Scott Ritter is suggesting a new Boland amendment (I remember the last one didn't work too well) and a revocation of AUMF. Even if it the White House tries to blow it off, it might give them enough pause to forestall any immediate action: time not being in the administration's favor.
In Atlantic, James Fallows urges Congress to speak immediately and say, "[War] with Iran is anathema to the interests of the United States and contrary to the will of its elected representatives." He explains:
If we could trust the Administration’s ability to judge America’s rational self-interest, there would be no need to constrain its threatening gestures toward Iran. Everyone would understand that this was part of the negotiation process; no one would worry that the Administration would finally take a step as self-destructive as beginning or inviting a war.Defense analyst Thomas P.M. Barnett admits threats can have some utility, but:
But no one can any longer trust the Administration to recognize and defend America’s rational self-interest — not when the President says he will carry out a policy even if opposed by everyone except his wife and dog, not when the Vice President refuses to concede any mistake or misjudgment in the handling of Iraq.
The downside?As for an actual attack, Barnett too questions Bush's judgment:
If it doesn't make sense to sit down with the Iranians to talk about Iraq because they sense our vulnerability there, then why should threats work?
... nothing would reawaken [Ahmadinejad's] dream to reignite revolutionary fervor among the masses better than a nasty air strike from the Great Satan. I can just see Al-Jazeera's video.Writing in today's L.A. Times, Leonard Weiss, senior science fellow at the Center for International Security and Cooperation at Stanford University, and Larry Diamond, senior fellow at Stanford's Hoover Institution write:
Sure, we could set the program back some time, but we'd never be quite sure exactly what our bombing accomplished.
That's the rub for Bush and every president who follows: Iran's far enough along in its well-bunkered nuclear program that the only way America can confidently take it out - absent the all-out invasion - is to employ nuclear weapons.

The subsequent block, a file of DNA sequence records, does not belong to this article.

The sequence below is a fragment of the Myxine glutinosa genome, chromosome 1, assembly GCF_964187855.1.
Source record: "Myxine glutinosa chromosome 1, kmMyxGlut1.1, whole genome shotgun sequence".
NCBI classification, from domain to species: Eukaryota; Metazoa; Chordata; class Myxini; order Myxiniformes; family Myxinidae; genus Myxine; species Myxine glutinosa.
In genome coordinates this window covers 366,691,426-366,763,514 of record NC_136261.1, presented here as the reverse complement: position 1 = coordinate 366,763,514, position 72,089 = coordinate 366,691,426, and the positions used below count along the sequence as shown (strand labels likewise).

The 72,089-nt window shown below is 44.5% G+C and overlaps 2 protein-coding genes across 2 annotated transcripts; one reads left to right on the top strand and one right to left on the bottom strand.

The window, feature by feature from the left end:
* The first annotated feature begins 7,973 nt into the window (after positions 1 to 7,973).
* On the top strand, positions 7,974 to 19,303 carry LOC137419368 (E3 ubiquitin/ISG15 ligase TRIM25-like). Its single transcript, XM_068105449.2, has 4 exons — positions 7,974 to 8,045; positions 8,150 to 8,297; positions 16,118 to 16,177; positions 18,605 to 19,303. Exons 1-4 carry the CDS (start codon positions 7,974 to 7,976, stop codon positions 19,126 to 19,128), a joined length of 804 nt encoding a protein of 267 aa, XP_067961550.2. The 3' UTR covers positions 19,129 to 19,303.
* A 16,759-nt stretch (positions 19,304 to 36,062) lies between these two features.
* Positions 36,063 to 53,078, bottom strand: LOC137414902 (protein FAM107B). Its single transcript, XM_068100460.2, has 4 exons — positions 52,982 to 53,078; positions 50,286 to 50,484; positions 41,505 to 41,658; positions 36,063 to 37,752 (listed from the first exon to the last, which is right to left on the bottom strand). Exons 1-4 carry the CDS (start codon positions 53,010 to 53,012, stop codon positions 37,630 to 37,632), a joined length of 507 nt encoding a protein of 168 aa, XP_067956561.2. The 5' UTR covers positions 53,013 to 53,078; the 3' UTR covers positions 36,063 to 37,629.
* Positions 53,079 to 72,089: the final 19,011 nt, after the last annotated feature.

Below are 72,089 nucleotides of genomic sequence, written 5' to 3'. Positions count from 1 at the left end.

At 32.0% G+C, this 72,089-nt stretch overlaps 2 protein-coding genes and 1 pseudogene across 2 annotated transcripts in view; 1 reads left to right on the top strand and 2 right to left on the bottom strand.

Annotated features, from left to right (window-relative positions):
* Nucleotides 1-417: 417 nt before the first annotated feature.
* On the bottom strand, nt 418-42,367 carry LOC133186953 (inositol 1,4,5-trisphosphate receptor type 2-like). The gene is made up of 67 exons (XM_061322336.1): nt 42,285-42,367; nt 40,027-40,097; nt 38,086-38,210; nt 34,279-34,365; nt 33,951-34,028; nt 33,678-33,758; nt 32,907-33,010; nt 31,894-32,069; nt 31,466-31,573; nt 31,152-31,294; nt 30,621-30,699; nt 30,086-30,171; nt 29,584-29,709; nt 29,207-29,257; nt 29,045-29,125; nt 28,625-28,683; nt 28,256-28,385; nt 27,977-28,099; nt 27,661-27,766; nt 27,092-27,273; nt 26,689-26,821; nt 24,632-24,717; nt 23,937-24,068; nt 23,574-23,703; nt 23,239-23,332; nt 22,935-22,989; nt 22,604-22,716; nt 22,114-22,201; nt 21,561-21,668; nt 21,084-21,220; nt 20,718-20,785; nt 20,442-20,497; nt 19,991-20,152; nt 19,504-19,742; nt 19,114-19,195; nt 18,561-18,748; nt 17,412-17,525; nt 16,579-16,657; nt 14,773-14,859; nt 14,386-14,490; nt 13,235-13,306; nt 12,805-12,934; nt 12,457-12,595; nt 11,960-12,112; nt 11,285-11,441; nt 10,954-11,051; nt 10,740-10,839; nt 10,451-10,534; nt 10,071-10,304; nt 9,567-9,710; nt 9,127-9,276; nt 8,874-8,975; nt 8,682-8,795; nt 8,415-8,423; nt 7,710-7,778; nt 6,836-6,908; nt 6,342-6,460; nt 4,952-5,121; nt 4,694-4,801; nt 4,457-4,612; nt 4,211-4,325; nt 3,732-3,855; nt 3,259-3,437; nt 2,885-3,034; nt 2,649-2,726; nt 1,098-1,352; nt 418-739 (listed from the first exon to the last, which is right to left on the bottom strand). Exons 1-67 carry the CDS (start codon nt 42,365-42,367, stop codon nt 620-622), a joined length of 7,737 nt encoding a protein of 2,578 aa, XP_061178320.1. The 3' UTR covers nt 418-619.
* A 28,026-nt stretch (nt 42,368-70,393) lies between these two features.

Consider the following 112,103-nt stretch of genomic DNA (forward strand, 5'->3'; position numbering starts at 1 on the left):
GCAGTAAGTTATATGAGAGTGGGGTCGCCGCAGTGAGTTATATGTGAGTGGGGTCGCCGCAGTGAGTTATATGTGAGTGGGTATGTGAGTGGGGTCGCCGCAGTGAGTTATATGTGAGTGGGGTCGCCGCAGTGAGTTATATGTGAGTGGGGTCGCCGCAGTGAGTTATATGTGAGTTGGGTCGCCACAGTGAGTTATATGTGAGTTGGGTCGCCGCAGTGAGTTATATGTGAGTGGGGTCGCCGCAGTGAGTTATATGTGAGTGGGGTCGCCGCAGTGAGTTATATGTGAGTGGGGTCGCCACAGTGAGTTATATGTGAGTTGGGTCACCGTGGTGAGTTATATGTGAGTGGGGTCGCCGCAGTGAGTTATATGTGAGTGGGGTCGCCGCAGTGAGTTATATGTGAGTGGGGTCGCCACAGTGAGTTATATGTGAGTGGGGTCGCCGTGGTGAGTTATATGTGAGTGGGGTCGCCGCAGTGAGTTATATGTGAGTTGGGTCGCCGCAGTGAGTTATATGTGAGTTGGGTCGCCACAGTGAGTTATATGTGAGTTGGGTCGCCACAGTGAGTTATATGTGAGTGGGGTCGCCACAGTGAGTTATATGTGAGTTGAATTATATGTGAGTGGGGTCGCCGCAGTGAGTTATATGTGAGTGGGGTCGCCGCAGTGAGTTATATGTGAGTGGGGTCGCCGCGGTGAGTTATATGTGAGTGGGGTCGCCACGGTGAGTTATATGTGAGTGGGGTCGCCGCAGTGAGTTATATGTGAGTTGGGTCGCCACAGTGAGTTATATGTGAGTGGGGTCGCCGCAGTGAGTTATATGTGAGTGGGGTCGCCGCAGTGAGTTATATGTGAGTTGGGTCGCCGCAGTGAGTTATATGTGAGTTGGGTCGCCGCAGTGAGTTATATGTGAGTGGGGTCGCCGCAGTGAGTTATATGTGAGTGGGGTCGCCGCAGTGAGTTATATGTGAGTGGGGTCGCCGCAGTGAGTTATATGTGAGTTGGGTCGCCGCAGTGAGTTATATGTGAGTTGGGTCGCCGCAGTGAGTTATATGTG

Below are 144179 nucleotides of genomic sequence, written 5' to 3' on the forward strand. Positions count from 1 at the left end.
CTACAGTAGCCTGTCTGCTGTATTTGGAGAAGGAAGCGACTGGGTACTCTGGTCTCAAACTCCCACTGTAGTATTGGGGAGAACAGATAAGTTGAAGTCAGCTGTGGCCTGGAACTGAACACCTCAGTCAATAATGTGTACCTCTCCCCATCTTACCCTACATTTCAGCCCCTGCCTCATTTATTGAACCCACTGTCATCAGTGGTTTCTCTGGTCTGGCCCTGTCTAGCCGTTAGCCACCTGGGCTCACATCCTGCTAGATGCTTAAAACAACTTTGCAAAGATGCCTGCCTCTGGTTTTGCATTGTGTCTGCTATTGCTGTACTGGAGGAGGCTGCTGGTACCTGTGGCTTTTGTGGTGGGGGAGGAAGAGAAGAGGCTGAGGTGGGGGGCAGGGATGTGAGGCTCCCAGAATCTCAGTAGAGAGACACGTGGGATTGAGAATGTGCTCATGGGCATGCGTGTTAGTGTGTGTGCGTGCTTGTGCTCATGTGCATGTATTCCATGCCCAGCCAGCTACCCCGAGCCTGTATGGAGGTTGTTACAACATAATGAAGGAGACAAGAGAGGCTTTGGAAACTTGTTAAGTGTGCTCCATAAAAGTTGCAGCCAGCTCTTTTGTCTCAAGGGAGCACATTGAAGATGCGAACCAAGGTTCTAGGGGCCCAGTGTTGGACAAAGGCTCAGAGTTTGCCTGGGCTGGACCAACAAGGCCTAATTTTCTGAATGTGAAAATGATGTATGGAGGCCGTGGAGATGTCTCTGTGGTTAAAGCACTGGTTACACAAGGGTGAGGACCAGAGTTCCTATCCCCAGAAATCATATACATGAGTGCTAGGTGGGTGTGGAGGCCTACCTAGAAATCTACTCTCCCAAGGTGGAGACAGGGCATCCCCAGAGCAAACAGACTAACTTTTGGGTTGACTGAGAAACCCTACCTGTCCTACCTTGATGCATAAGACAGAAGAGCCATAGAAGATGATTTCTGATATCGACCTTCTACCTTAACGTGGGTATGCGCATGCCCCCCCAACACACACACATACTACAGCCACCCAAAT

If Bush decides to bomb Iran conventionally, all we end up accomplishing is to: (1) strengthen the regime domestically; (2) encourage the mullahs to ramp up their proxies' violence in Iraq and elsewhere; and (3) confirm the worldview that having nukes is crucial to scaring off America's military interventions.
Too risky? Depends on how much you trust Bush's judgment now.
What to do? Congress should not wait. It should hold hearings on Iran before the president orders a bombing attack on its nuclear facilities, or orders or supports a provocative act by the U.S. or an ally designed to get Iran to retaliate, and thus further raise war fever.From the Jerusalem Post (sorry, the Sunday Times is having Internet issues):
Those hearings should aim toward passage of a law preventing the expenditure of any funds for a military attack on Iran unless Congress has either declared war with that country or has otherwise authorized military action under the War Powers Act.
The law should be attached to an appropriations bill, making it difficult for the president to veto. If he simply claims that he is not bound by the restriction even if he signs it into law, and then orders an attack on Iran without congressional authorization for it, Congress should file a lawsuit and begin impeachment proceedings.
It is, of course, possible that the president's truculent language and actions toward Iran are a bluff, an attempt to rein in its irresponsible behavior.
But the administration's mendacious and incompetent course of action in taking the nation to war with Iraq gives us no reason to provide the president with the benefit of any doubt. And stiffening economic sanctions — at a time when Iran's economy is ailing and the regime is losing popular support — offers a better and safer prospect of exerting leverage.
Retired Lt. Gen. Robert G. Gard, retired Marine Gen. Joseph P. Hoar and retired Vice Admiral Jack Shanahan said an attack "would have disastrous consequences for security in the region, coalition forces in Iraq and would further exacerbate regional and global tensions."Not that is any concern of the Unitary Executive. Back in January, Tony Snow asserted that the president considers all his options open:
"The President has the ability to exercise his own authority if he thinks Congress has voted the wrong way." --- Tony Snow, 01-08-7I think by now George has lost all his M.E. privileges. Deal?